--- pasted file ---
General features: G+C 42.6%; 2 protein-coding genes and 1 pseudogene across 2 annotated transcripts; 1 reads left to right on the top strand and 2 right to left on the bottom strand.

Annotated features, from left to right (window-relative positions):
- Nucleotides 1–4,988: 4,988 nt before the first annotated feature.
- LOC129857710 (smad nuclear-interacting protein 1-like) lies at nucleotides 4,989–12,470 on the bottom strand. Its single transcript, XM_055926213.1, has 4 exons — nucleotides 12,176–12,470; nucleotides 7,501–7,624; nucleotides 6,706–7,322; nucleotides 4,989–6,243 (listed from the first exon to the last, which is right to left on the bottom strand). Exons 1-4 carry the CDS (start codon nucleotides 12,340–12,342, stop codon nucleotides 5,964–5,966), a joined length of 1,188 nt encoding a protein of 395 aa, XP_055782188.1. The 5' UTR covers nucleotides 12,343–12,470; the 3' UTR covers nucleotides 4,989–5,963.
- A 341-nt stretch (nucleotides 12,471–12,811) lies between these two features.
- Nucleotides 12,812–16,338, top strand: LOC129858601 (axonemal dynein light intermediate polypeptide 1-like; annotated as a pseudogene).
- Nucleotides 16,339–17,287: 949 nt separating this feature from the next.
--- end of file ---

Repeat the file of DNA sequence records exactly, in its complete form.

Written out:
General features: G+C 42.6%; 2 protein-coding genes and 1 pseudogene across 2 annotated transcripts; 1 reads left to right on the top strand and 2 right to left on the bottom strand.

Annotated features, from left to right (window-relative positions):
- Nucleotides 1–4,988: 4,988 nt before the first annotated feature.
- LOC129857710 (smad nuclear-interacting protein 1-like) lies at nucleotides 4,989–12,470 on the bottom strand. Its single transcript, XM_055926213.1, has 4 exons — nucleotides 12,176–12,470; nucleotides 7,501–7,624; nucleotides 6,706–7,322; nucleotides 4,989–6,243 (listed from the first exon to the last, which is right to left on the bottom strand). Exons 1-4 carry the CDS (start codon nucleotides 12,340–12,342, stop codon nucleotides 5,964–5,966), a joined length of 1,188 nt encoding a protein of 395 aa, XP_055782188.1. The 5' UTR covers nucleotides 12,343–12,470; the 3' UTR covers nucleotides 4,989–5,963.
- A 341-nt stretch (nucleotides 12,471–12,811) lies between these two features.
- Nucleotides 12,812–16,338, top strand: LOC129858601 (axonemal dynein light intermediate polypeptide 1-like; annotated as a pseudogene).
- Nucleotides 16,339–17,287: 949 nt separating this feature from the next.